One of my life-long dreams came true this year when my best friend Josh took me to Louisiana. I’ve always wanted to visit that state, specially New Orleans.
What can I say about NOLA? Aside from their rich heritage, the amazing architecture and incredible cuisine, New Orleans has a reputation of being one of the most haunted cities in the United States.
When you’re walking around the French Quarter, specially at night, it’s easy to see why this city gets such a reputation. It seems that every alley way, every corner, holds unearthly secrets. Everything about this town screams mystery. There are many spots that you can visit for a chance to experience a supernatural encounter, but these are some of my favourites:
- The LaLaurie Mansion
Locals don’t even call it by its name anymore. To them, 1140 Royal Street is simply called it “the cursed house” and frankly knowing the history of this place, it’s a well deserved name. It is said that whoever owns this property will be met with untold tragedy or financial ruin. People who have lived here have heard the wails of former slaves, the laughter of little children and even a murder has been credited to the spirits living within it.
2. The Ursuline Convent
This is the oldest building in New Orleans, so naturally is haunted. Some say it’s the first place where vampires first originated in the US. Other say that babies were buried inside its walls and underneath the ground. Locals say that if you’re alone at night walking by, you can hear children laughing on the grounds. Others say that a nun ghost can be seen walking up and down the street.
3. The Andrew Jackson Hotel
Prior to being a hotel, this spot housed a home for boys. Legend has it that the home burned down during the 1794 fire and five boys perished in the flames. It is said that the spirits of these boys haunt the hotel and its grounds. Room 208 is specially full of paranormal activity. So if you want to experience it for yourself, you can book your stay here.
4. Muriel’s Jackson Square
Would you like a side of paranormal activity with your dinner? Then Muriel’s is the place for you. Pierre Antoine Lepardi Jourdan still haunts his beloved house. It is said that he was an avid gambler and he lost the house in a game of poker. Instead of handing over the keys, he went up to the second floor where he tragically ended his life. Nowadays, his ghost can still be heard and seen – he’s so beloved by the staff that a table is set with fresh baked bread and wine every night for his use.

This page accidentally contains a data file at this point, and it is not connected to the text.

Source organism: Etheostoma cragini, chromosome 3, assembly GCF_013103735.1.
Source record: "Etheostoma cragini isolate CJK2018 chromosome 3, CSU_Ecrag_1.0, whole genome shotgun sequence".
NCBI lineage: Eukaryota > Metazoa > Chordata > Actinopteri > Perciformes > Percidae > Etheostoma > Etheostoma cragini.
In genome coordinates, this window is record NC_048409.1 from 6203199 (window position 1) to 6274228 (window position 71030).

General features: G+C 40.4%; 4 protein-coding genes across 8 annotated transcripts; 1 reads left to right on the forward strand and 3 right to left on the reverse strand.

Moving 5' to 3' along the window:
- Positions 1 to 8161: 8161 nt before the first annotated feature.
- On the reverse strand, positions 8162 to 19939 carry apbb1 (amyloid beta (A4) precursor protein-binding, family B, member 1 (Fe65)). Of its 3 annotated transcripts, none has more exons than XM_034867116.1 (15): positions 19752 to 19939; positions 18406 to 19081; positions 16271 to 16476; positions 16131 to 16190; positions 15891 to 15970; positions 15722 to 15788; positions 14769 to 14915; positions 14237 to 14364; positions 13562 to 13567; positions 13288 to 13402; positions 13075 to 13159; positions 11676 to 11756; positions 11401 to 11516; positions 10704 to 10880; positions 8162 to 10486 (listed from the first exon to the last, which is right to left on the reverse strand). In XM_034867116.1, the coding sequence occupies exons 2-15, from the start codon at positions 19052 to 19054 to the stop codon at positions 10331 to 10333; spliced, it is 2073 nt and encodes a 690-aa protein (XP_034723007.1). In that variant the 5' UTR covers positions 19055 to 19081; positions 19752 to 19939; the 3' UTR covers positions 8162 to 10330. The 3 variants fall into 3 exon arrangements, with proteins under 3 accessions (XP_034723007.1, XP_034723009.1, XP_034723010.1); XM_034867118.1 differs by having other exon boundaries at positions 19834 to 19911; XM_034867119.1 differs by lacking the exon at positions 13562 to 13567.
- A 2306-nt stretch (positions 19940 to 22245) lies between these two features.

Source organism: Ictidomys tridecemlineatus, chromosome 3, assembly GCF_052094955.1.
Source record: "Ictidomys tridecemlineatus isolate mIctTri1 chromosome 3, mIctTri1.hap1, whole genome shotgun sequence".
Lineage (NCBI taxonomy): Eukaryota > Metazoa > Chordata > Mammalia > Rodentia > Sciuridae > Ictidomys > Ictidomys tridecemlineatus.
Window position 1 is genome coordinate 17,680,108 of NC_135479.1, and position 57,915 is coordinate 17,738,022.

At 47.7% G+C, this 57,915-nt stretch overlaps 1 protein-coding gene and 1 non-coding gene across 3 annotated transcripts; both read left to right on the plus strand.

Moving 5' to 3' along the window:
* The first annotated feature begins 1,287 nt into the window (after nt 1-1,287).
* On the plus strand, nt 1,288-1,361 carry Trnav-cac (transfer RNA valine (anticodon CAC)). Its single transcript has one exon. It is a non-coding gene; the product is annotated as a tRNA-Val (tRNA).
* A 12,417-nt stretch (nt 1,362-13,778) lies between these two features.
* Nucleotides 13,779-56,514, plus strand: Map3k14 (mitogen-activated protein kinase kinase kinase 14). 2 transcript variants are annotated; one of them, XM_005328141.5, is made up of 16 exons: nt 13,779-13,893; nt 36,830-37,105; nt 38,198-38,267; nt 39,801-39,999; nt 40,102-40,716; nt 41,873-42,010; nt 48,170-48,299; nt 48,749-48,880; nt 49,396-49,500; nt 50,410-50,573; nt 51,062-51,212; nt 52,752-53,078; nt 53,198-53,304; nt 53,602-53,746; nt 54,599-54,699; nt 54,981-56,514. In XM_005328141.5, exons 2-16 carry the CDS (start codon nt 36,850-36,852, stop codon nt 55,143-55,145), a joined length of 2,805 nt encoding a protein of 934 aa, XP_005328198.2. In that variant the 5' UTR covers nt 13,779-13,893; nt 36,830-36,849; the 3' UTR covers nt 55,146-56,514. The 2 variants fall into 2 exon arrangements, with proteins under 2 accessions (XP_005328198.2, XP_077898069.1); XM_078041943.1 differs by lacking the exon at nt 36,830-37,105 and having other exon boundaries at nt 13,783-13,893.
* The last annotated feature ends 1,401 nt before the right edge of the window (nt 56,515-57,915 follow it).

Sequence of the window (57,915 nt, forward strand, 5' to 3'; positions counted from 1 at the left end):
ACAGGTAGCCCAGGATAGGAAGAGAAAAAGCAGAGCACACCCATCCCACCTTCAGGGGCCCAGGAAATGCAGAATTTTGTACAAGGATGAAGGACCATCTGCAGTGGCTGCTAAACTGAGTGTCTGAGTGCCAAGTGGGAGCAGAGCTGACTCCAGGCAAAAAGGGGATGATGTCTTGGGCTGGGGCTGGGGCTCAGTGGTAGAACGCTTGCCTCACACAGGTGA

5. Jackson Square
Between the St. Louis Cathedral and the Cabildo is Pirates Alley, so called for Jean Lafitte, who was known to hang out there. Legend has it that pirates used to hang out here selling their wares and the occasional duel took place as well. He can still be seen walking through Pirates Alley.
Jackson Square is another thing all together: During New Orleans’ Spanish occupation, these is where executions took place. And there were lots of executions. From 1718-1762 severe punishments were handed out here: if you were caught stealing, you might have been branded with a fleur de lis. If you were a slave and caught running away, you might have had your hamstrings sliced. By far the worst punishment was “Breaking on the Wheel,” which included a massive lazy susan device where victims were strapped to the wheel and surrounded by people with large Mallets (called cudgels). They would spin the wheel and beat the victims to death.
There are so many fascinating places here in New Orleans, if you’re into the paranormal like I am, I suggest taking a ghost tour. They are totally worth it!